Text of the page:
If you go to today's blog entry for Knitting Daily, and scroll down, you will see my beaded purses. All that beading was quite a different skill set and tremendous fun, once I managed to find the right beads.
Excuse the crappy iPhone photos; I didn't take any better ones
before I shipped off the finished items.
The pictures on the Knitting Daily website are much nicer!
The first one, which looks and feels like chain mail, is an almost-exact duplicate of a pattern from 1912. Almost exact, because I discovered a large error in the pattern. The chain-mail effect is the result of stringing ever larger numbers of beads between knit stitches. All of my boys were fascinated by the feel of it, and the little one wants it to store "little things in, like maybe Legos" once it is returned to me.
Needless to say, he will not be getting it for those purposes. As a matter of fact, one of my friends has already called dibs on it. It is a surprisingly quick and easy knit, once you string all those beads. More on how I did that tomorrow.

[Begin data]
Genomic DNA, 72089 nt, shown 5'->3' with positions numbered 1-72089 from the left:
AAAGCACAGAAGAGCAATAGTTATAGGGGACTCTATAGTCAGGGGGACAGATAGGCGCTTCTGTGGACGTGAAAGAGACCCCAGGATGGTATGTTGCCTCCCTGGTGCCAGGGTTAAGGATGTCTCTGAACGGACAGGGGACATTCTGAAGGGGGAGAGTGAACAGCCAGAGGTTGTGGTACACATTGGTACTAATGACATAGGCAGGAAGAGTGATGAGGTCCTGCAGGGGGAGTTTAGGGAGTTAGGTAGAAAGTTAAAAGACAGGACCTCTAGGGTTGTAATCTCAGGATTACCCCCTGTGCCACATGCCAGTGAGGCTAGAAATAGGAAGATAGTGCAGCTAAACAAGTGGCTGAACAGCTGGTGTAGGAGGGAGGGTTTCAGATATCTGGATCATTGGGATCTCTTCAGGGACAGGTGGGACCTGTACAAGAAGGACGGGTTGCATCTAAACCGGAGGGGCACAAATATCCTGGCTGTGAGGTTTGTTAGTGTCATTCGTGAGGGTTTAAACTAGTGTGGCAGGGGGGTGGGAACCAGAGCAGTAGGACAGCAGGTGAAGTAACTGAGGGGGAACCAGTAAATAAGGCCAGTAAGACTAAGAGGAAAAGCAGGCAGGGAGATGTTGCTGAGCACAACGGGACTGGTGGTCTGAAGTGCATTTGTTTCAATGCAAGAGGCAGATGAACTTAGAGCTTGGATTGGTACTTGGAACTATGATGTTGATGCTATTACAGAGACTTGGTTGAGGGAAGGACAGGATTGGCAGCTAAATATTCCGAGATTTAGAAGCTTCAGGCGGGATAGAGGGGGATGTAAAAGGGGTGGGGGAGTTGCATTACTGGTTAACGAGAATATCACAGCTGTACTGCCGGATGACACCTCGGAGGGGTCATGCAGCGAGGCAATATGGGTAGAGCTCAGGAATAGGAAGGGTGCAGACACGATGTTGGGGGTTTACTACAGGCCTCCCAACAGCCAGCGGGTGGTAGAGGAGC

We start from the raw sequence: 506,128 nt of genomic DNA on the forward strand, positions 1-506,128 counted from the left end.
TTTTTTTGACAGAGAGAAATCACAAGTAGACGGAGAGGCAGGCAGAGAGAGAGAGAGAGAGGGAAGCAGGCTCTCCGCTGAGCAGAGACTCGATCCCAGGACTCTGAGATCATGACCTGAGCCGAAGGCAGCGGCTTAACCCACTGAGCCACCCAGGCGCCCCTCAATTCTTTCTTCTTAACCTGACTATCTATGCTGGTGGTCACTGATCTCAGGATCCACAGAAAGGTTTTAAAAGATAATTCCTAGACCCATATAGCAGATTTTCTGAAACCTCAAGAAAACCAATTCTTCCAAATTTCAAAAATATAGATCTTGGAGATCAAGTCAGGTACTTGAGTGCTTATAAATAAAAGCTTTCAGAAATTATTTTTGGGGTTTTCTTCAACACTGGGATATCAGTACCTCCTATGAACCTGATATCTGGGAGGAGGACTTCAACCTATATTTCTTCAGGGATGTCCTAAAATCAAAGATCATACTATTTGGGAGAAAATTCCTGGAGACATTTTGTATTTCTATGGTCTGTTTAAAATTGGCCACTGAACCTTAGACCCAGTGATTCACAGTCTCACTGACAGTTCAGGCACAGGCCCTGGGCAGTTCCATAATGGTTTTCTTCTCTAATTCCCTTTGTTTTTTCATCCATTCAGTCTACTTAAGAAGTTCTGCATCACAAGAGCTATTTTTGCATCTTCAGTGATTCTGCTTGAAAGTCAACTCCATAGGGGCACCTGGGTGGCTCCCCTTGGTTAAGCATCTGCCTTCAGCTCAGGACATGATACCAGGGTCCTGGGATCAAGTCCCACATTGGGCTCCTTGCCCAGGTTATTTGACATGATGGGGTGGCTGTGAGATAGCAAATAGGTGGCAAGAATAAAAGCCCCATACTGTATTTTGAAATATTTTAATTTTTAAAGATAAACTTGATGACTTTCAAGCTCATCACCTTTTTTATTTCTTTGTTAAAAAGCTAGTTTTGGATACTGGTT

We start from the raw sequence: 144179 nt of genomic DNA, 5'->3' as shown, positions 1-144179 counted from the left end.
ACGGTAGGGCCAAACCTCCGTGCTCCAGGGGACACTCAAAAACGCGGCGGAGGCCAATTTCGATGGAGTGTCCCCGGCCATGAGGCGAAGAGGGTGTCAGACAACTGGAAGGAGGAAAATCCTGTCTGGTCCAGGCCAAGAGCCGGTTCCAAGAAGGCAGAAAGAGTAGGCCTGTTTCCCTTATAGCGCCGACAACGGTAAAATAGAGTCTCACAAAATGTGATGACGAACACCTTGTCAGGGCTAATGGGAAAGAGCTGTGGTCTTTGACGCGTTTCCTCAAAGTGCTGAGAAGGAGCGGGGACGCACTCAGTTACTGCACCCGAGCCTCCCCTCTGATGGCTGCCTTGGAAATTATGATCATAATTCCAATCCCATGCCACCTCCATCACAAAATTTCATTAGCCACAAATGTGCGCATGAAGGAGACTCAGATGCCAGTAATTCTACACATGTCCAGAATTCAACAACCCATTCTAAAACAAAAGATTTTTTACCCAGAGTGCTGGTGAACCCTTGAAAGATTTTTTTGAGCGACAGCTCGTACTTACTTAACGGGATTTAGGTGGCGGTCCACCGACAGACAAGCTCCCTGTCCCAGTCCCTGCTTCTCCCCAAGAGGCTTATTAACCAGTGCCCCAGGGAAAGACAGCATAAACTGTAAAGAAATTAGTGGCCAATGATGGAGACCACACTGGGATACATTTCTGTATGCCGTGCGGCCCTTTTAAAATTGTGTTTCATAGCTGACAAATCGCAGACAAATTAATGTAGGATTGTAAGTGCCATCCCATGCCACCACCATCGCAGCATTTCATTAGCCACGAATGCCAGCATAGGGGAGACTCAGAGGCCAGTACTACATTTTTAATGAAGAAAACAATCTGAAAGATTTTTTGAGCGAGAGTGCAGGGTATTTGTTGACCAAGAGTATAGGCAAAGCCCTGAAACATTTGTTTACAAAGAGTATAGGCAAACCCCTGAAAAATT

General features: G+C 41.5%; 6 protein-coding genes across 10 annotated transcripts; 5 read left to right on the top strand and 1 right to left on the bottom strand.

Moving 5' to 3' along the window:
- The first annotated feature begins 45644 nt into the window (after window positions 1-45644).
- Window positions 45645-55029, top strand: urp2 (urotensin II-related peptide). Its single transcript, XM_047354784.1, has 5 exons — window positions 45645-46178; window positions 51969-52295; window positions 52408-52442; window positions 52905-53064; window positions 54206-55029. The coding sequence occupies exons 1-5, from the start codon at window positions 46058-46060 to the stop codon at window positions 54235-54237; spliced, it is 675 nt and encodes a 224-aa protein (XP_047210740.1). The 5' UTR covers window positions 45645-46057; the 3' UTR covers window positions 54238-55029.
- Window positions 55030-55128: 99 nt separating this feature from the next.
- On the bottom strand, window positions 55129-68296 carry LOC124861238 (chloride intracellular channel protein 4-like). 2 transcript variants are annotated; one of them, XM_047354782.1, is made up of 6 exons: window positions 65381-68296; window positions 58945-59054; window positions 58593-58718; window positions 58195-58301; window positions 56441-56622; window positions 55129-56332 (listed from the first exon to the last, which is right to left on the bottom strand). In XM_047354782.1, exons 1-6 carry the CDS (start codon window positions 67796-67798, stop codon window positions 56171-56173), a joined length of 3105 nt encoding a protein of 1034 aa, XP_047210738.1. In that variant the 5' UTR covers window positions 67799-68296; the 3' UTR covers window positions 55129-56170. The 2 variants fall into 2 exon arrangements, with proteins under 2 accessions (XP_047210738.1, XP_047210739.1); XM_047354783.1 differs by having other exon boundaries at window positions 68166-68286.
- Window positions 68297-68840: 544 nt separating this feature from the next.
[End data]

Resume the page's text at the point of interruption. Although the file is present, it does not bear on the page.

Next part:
The second one was inspired by a crocheted bead purse, also from 1912. The size was altered slightly so it can be used as a cell phone case; it was originally intended for opera glasses, but not too much demand for that these days. Whenever I do something remotely historical, I am caught in a bind. Make something that is a faithful recreation of a pattern? Or make something that would be useful to a non-reenacting member of contemporary society? Having two patterns chosen for the issue meant that I got to do one of each.
The green, purple and white colors were inspired by Sybil and Edith's interest in the suffragette movement; to learn why those particular colors are significant, you'll have to buy the magazine. Or just ask me the next time you see me. Or google it.